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Southern DHB chief executive Chris Fleming said while there were no cases of Omicron in the Southern district at present, everyone needed to follow public health guidelines. These included wearing masks, scanning the Covid-19 QR codes, practicing 1m physical distancing, having Bluetooth turned on on phones and practicing good hand hygiene.
If you have cold or flu symptoms get a Covid-19 test and stay home until you receive a negative result.
"It’s important to remember that with Omicron, most people who are fully vaccinated with two doses and a booster will have a mild illness and be able to recover safely at home,’’ Mr Fleming said.
"Our focus will be on supporting those who are more vulnerable and have underlying health conditions."
Under the Red setting, it will be business as usual at Dunedin Hospital, with surgery and outpatient appointments going ahead.
The key change for anyone entering any DHB facility will be the need to wear a surgical mask, and pay attention to physical distancing.
Entranceways to hospitals and facilities are being streamed, Self-Isolation Quarantine (SIQ) facilities are available, and additional protective technology such as UV lights are Hepa filters are being installed.
Demand for booster vaccinations has been strong across the Southern district, and is increasing steadily.
Southern DHB Covid-19 Vaccine Rollout Programme lead Karl Metzler said it was encouraging to see so many people getting their booster shots.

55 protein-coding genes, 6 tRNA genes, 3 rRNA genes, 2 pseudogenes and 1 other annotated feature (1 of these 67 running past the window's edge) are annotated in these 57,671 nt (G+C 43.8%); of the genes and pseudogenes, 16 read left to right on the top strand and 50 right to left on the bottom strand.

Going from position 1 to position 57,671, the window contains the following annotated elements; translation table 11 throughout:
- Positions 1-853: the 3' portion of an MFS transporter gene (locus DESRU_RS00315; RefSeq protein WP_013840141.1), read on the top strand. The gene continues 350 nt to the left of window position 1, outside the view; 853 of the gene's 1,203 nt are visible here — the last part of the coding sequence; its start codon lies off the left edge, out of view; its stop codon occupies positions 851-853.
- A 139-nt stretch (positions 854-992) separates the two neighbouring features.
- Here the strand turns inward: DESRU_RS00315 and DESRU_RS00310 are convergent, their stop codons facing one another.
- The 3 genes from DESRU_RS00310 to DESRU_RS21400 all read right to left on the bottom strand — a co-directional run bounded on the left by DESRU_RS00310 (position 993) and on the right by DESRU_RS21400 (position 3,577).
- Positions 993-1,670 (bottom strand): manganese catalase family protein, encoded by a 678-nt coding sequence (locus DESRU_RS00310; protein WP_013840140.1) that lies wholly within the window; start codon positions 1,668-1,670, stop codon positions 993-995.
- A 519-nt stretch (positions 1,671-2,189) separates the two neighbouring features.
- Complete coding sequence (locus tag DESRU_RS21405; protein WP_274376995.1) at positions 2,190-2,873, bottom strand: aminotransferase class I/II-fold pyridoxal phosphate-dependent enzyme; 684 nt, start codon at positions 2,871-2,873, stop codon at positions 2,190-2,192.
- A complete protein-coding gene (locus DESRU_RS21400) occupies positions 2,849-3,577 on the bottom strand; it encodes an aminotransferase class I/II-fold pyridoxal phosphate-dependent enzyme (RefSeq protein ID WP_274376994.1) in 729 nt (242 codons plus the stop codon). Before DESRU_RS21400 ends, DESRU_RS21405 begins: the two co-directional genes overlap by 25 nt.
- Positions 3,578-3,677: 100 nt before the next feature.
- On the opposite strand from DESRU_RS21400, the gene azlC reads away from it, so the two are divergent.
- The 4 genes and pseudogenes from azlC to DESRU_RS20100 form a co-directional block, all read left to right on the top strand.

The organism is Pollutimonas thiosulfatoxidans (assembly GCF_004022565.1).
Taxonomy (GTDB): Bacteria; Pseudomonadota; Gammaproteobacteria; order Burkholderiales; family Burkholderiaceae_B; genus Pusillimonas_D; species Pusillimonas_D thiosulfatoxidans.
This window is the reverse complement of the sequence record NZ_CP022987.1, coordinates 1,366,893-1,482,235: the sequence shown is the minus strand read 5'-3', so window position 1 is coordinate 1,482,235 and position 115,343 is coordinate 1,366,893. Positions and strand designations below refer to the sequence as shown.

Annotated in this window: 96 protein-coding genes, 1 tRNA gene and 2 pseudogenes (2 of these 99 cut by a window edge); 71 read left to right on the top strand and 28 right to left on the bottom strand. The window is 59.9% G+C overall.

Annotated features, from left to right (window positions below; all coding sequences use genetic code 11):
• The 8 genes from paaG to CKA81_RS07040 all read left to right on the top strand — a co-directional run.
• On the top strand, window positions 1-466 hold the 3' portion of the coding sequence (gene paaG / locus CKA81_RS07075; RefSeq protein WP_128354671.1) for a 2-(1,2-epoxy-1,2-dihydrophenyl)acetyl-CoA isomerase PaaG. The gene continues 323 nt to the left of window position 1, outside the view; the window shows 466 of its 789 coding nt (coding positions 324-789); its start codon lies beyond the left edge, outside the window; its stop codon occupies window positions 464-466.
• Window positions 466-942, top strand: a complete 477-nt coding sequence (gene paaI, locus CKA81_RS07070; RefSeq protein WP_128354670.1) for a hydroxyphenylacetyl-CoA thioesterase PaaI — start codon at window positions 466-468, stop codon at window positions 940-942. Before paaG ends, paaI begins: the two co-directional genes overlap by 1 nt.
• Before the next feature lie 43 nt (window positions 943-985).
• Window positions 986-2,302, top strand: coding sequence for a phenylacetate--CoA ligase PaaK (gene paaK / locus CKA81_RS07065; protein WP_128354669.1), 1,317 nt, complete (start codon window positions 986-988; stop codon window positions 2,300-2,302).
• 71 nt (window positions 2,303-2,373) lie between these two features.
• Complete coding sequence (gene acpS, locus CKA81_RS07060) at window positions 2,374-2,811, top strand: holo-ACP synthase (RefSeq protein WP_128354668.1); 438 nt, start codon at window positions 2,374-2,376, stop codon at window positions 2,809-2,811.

“Getting your booster dose is the best form of defence against Omicron . . it will help protect you, your family and your community,’’ he said.
Medical Officer of Health Susan Jack said being fully vaccinated against Covid-19 protected people against serious illness and decreases the need for hospitalisation and ICU care.
"A Covid-19 booster shot increases your protection against illness, which will also help to decrease spread in our communities.
"If it is four months since your second shot, you are now eligible for a booster.
"Please don’t wait to be boosted — Omicron is coming and your best protection is to be fully vaccinated and boosted," she said.
The rollout of paediatric vaccinations across the Southern district has been phased to allow providers to increase capacity and deliver 5–11-year-old vaccinations safely alongside booster vaccinations.
Capacity and locations are increasing each week until mid-February.
People are encouraged to book online at BookMyVaccine or by calling 0800 28 29 26 (8am to 8pm, 7 days).
How to wear a surgical mask
- Wash or sanitise your hands before and after handling your mask
- Hold the mask by the straps
- Fan it out to cover the mouth, chin and nose
- Wear it with the blue/coloured side outwards
- Ensure the stiff strip is at the top and moulds comfortably over the bridge of your nose
- Securely hook the elastic straps over your ears.
- Create a ‘figure eight’ with the straps as this creates air gaps.
- Touch your mask unnecessarily
- Let anyone else touch or wear your mask
- Leave your mask lying around or on a table